Previous research of judicial systems has faced a trade-off between large scale quantitative inquiries focused on readily-counted behaviors, and smaller studies that allow closer examination of legal texts. I will talk about the Digital Docket project, an NSF-funded collaboration between University of Maryland’s Government and Politics Department and the College of Information Studies, which aims to apply techniques from information retrieval and computational linguistics to the study of the U.S. Supreme Court.
By viewing the legal system as an intricate and complex web of communication, the project aims to better understand the role and influences of various actors through analysis of written records. Those records include, for example, briefs written by litigants and other stakeholders, and opinions written by judges and justices. The application of automated content analysis techniques to model the U.S. judicial system represents an opportunity to overcome many of the bottlenecks associated with traditional manual, labor-intensive methods in political science, and also provides a new environment for the advancement of information retrieval and computational linguistic techniques.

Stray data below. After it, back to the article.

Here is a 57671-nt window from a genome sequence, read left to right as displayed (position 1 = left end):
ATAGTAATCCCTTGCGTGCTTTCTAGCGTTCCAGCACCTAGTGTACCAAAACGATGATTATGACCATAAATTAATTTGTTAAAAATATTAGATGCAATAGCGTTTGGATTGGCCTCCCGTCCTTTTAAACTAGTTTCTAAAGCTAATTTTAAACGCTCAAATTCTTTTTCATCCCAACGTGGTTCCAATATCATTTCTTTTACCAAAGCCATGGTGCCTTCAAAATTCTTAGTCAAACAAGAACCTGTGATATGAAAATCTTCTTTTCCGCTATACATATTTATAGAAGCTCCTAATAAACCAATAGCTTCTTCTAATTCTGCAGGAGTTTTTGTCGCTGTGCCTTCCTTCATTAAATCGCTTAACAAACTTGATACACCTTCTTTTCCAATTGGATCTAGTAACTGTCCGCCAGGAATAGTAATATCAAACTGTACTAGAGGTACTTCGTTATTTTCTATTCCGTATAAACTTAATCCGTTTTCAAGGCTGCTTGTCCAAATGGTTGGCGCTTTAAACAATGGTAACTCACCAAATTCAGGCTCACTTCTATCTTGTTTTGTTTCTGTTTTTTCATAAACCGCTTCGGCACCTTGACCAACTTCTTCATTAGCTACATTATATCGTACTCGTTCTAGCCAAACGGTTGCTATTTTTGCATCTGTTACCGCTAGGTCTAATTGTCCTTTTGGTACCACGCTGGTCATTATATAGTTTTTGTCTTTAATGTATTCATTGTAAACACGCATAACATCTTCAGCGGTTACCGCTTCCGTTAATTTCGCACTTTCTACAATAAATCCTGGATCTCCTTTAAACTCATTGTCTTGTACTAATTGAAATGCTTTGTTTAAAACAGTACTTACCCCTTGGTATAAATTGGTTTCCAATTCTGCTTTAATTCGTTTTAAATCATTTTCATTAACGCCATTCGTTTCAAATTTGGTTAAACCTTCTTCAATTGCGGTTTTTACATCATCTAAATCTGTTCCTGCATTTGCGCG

Jimmy Lin is an Assistant Professor in the College of Information Studies (CLIS) at the University of Maryland, and is also a member of the Computational Linguistics and Information Processing (CLIP) laboratory in UMD’s Institute for Advanced Computer Studies (UMIACS). He graduated with a Ph.D. in computer science from MIT in 2004. Jimmy’s research lies at the intersection between information retrieval, natural language processing, and information science. In addition, he has also worked on theoretical linguistics at the syntax-semantic interface.